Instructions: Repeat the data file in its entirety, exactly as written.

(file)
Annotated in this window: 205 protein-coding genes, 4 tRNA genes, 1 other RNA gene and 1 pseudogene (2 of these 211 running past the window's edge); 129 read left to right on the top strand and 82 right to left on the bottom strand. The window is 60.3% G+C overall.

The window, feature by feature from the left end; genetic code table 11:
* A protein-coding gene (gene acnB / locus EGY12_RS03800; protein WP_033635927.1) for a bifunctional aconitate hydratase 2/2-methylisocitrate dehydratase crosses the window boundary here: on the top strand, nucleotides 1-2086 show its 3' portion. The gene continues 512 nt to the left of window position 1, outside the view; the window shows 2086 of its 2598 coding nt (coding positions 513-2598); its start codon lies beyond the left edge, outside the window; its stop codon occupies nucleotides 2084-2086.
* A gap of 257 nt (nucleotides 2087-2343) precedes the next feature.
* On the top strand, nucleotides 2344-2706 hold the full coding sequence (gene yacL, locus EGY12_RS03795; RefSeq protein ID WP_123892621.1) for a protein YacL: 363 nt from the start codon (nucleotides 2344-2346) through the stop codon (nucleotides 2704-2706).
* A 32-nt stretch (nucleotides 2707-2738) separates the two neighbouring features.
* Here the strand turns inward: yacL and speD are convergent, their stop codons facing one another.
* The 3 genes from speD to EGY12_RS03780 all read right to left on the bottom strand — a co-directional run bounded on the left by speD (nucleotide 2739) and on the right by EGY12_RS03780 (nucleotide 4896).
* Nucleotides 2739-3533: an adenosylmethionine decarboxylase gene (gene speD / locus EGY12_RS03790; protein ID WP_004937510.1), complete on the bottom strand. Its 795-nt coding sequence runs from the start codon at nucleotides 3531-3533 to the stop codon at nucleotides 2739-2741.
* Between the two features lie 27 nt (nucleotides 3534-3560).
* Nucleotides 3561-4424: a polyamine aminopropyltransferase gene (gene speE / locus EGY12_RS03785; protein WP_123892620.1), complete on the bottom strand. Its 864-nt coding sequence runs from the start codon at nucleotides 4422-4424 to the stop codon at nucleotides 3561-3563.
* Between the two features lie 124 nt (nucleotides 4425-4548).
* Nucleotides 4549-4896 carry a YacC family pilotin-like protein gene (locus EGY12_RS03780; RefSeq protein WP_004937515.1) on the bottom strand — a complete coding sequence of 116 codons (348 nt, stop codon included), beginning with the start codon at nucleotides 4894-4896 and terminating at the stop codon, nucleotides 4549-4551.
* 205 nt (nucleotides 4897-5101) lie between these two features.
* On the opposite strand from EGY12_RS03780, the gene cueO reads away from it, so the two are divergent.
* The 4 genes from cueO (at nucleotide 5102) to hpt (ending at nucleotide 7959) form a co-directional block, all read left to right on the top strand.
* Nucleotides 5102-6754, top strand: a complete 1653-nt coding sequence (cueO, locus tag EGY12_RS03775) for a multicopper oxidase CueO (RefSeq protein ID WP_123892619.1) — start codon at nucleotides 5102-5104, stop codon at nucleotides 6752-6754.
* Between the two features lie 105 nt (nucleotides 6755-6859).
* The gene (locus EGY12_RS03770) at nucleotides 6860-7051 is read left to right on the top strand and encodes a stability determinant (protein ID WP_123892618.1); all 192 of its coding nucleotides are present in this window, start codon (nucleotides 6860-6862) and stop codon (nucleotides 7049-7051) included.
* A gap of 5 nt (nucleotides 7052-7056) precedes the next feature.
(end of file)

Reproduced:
Annotated in this window: 205 protein-coding genes, 4 tRNA genes, 1 other RNA gene and 1 pseudogene (2 of these 211 running past the window's edge); 129 read left to right on the top strand and 82 right to left on the bottom strand. The window is 60.3% G+C overall.

The window, feature by feature from the left end; genetic code table 11:
* A protein-coding gene (gene acnB / locus EGY12_RS03800; protein WP_033635927.1) for a bifunctional aconitate hydratase 2/2-methylisocitrate dehydratase crosses the window boundary here: on the top strand, nucleotides 1-2086 show its 3' portion. The gene continues 512 nt to the left of window position 1, outside the view; the window shows 2086 of its 2598 coding nt (coding positions 513-2598); its start codon lies beyond the left edge, outside the window; its stop codon occupies nucleotides 2084-2086.
* A gap of 257 nt (nucleotides 2087-2343) precedes the next feature.
* On the top strand, nucleotides 2344-2706 hold the full coding sequence (gene yacL, locus EGY12_RS03795; RefSeq protein ID WP_123892621.1) for a protein YacL: 363 nt from the start codon (nucleotides 2344-2346) through the stop codon (nucleotides 2704-2706).
* A 32-nt stretch (nucleotides 2707-2738) separates the two neighbouring features.
* Here the strand turns inward: yacL and speD are convergent, their stop codons facing one another.
* The 3 genes from speD to EGY12_RS03780 all read right to left on the bottom strand — a co-directional run bounded on the left by speD (nucleotide 2739) and on the right by EGY12_RS03780 (nucleotide 4896).
* Nucleotides 2739-3533: an adenosylmethionine decarboxylase gene (gene speD / locus EGY12_RS03790; protein ID WP_004937510.1), complete on the bottom strand. Its 795-nt coding sequence runs from the start codon at nucleotides 3531-3533 to the stop codon at nucleotides 2739-2741.
* Between the two features lie 27 nt (nucleotides 3534-3560).
* Nucleotides 3561-4424: a polyamine aminopropyltransferase gene (gene speE / locus EGY12_RS03785; protein WP_123892620.1), complete on the bottom strand. Its 864-nt coding sequence runs from the start codon at nucleotides 4422-4424 to the stop codon at nucleotides 3561-3563.
* Between the two features lie 124 nt (nucleotides 4425-4548).
* Nucleotides 4549-4896 carry a YacC family pilotin-like protein gene (locus EGY12_RS03780; RefSeq protein WP_004937515.1) on the bottom strand — a complete coding sequence of 116 codons (348 nt, stop codon included), beginning with the start codon at nucleotides 4894-4896 and terminating at the stop codon, nucleotides 4549-4551.
* 205 nt (nucleotides 4897-5101) lie between these two features.
* On the opposite strand from EGY12_RS03780, the gene cueO reads away from it, so the two are divergent.
* The 4 genes from cueO (at nucleotide 5102) to hpt (ending at nucleotide 7959) form a co-directional block, all read left to right on the top strand.
* Nucleotides 5102-6754, top strand: a complete 1653-nt coding sequence (cueO, locus tag EGY12_RS03775) for a multicopper oxidase CueO (RefSeq protein ID WP_123892619.1) — start codon at nucleotides 5102-5104, stop codon at nucleotides 6752-6754.
* Between the two features lie 105 nt (nucleotides 6755-6859).
* The gene (locus EGY12_RS03770) at nucleotides 6860-7051 is read left to right on the top strand and encodes a stability determinant (protein ID WP_123892618.1); all 192 of its coding nucleotides are present in this window, start codon (nucleotides 6860-6862) and stop codon (nucleotides 7049-7051) included.
* A gap of 5 nt (nucleotides 7052-7056) precedes the next feature.